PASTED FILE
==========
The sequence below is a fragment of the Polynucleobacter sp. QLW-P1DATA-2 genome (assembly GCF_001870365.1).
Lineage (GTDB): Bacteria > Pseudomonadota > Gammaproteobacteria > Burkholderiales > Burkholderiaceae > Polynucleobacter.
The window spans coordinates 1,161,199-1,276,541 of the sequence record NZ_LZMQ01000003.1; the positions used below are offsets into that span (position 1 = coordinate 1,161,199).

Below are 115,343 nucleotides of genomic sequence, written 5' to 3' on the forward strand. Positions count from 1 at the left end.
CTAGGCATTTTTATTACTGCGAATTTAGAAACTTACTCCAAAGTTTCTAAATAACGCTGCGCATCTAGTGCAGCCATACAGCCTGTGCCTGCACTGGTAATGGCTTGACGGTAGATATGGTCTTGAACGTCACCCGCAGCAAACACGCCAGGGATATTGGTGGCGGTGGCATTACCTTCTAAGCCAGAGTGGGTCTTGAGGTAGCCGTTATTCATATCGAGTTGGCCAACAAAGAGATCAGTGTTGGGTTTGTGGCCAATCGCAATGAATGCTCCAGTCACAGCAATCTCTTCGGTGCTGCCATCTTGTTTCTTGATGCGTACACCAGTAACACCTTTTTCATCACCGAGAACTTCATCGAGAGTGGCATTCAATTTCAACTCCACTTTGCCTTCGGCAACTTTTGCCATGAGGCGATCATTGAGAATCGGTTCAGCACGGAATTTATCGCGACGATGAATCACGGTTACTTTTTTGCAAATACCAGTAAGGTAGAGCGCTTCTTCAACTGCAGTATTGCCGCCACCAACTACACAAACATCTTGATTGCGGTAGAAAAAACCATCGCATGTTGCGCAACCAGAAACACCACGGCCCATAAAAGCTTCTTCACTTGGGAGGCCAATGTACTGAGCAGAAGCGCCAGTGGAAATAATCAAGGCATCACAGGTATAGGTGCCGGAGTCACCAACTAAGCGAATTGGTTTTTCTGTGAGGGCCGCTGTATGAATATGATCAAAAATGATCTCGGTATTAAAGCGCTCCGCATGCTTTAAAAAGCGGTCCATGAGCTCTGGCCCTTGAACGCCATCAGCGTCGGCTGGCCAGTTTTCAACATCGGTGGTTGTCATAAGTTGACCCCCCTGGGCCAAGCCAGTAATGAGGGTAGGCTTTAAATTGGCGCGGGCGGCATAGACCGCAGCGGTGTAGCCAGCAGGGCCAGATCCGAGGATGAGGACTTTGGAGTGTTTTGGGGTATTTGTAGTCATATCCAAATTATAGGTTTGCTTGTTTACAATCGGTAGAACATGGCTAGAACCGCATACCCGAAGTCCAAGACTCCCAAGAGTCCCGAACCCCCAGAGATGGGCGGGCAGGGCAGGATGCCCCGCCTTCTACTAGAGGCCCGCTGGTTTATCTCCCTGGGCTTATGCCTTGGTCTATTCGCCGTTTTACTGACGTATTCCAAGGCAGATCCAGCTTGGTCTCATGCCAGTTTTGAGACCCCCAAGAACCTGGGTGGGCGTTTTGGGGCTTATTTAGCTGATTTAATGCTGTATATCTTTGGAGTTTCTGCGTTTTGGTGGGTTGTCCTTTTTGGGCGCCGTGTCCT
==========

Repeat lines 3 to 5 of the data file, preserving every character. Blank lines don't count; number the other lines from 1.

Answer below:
The window spans coordinates 1,161,199-1,276,541 of the sequence record NZ_LZMQ01000003.1; the positions used below are offsets into that span (position 1 = coordinate 1,161,199).

Below are 115,343 nucleotides of genomic sequence, written 5' to 3' on the forward strand. Positions count from 1 at the left end.
CTAGGCATTTTTATTACTGCGAATTTAGAAACTTACTCCAAAGTTTCTAAATAACGCTGCGCATCTAGTGCAGCCATACAGCCTGTGCCTGCACTGGTAATGGCTTGACGGTAGATATGGTCTTGAACGTCACCCGCAGCAAACACGCCAGGGATATTGGTGGCGGTGGCATTACCTTCTAAGCCAGAGTGGGTCTTGAGGTAGCCGTTATTCATATCGAGTTGGCCAACAAAGAGATCAGTGTTGGGTTTGTGGCCAATCGCAATGAATGCTCCAGTCACAGCAATCTCTTCGGTGCTGCCATCTTGTTTCTTGATGCGTACACCAGTAACACCTTTTTCATCACCGAGAACTTCATCGAGAGTGGCATTCAATTTCAACTCCACTTTGCCTTCGGCAACTTTTGCCATGAGGCGATCATTGAGAATCGGTTCAGCACGGAATTTATCGCGACGATGAATCACGGTTACTTTTTTGCAAATACCAGTAAGGTAGAGCGCTTCTTCAACTGCAGTATTGCCGCCACCAACTACACAAACATCTTGATTGCGGTAGAAAAAACCATCGCATGTTGCGCAACCAGAAACACCACGGCCCATAAAAGCTTCTTCACTTGGGAGGCCAATGTACTGAGCAGAAGCGCCAGTGGAAATAATCAAGGCATCACAGGTATAGGTGCCGGAGTCACCAACTAAGCGAATTGGTTTTTCTGTGAGGGCCGCTGTATGAATATGATCAAAAATGATCTCGGTATTAAAGCGCTCCGCATGCTTTAAAAAGCGGTCCATGAGCTCTGGCCCTTGAACGCCATCAGCGTCGGCTGGCCAGTTTTCAACATCGGTGGTTGTCATAAGTTGACCCCCCTGGGCCAAGCCAGTAATGAGGGTAGGCTTTAAATTGGCGCGGGCGGCATAGACCGCAGCGGTGTAGCCAGCAGGGCCAGATCCGAGGATGAGGACTTTGGAGTGTTTTGGGGTATTTGTAGTCATATCCAAATTATAGGTTTGCTTGTTTACAATCGGTAGAACATGGCTAGAACCGCATACCCGAAGTCCAAGACTCCCAAGAGTCCCGAACCCCCAGAGATGGGCGGGCAGGGCAGGATGCCCCGCCTTCTACTAGAGGCCCGCTGGTTTATCTCCCTGGGCTTATGCCTTGGTCTATTCGCCGTTTTACTGACGTATTCCAAGGCAGATCCAGCTTGGTCTCATGCCAGTTTTGAGACCCCCAAGAACCTGGGTGGGCGTTTTGGGGCTTATTTAGCTGATTTAATGCTGTATATCTTTGGAGTTTCTGCGTTTTGGTGGGTTGTCCTTTTTGGGCGCCGTGTCCT